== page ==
The thermodynamic significance of the local volume averaged temperature

Jörgen Hager, S Whitaker

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10 Citations (SciVal)


Since the temperature is not an additive function, the traditional thermodynamic point of view suggests that the volume integral of the temperature has no precise physical meaning. This observation conflicts with the customary analysis of non-isothermal catalytic reactors, heat pipes, driers, geothermal processes, etc., in which the volume averaged temperature plays a crucial role. In this paper we identify the thermodynamic significance of the volume averaged temperature in terms of a simple two-phase heat transfer process. Given the internal energy as a function of the point temperature and the density e(beta) = F (T-beta, rho(beta)), we show that the volume averaged internal energy is represented by [e(beta)](beta) = F([T-beta](beta), [rho(beta)](beta)), when e(beta) is a linear function of T-beta and rho(beta), or when the traditional length-scale constraints associated with the method of volume averaging are satisfied. When these conditions are not met, higher order terms involving the temperature gradient and the density gradient appear in the representation for [e(beta)](beta).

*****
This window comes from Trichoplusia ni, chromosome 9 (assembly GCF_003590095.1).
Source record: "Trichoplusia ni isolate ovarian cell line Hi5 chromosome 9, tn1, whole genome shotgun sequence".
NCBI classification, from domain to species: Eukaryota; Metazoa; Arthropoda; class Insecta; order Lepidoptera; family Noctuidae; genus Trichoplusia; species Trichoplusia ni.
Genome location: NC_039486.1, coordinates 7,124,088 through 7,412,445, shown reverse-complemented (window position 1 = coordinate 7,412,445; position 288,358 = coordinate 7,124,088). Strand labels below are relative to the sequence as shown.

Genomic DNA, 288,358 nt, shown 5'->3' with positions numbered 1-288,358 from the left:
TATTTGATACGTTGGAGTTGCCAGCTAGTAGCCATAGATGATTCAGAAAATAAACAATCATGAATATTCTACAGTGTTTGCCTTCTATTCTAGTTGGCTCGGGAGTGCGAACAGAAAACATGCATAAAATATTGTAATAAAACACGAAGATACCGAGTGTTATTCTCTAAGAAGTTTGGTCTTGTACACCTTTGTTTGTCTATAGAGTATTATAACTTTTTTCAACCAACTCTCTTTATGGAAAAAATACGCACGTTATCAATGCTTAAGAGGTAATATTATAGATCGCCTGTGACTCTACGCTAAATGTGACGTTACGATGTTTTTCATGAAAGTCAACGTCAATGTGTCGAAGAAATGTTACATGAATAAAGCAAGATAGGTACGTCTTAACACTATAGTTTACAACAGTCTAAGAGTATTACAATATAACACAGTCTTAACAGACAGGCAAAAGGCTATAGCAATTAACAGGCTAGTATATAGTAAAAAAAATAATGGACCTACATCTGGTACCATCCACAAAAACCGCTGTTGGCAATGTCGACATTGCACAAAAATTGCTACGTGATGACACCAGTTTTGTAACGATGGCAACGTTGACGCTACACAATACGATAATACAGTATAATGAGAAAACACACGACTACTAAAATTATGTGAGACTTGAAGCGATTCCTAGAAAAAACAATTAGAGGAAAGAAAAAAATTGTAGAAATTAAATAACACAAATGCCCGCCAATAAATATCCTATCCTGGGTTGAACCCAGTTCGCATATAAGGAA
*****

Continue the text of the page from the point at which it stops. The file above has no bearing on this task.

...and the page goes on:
Original languageEnglish
Pages (from-to)19-35
JournalTransport in Porous Media
Issue number1
Publication statusPublished - 2002

Subject classification (UKÄ)

  • Chemical Engineering


  • volume averaging
  • temperature
  • thermodynamics


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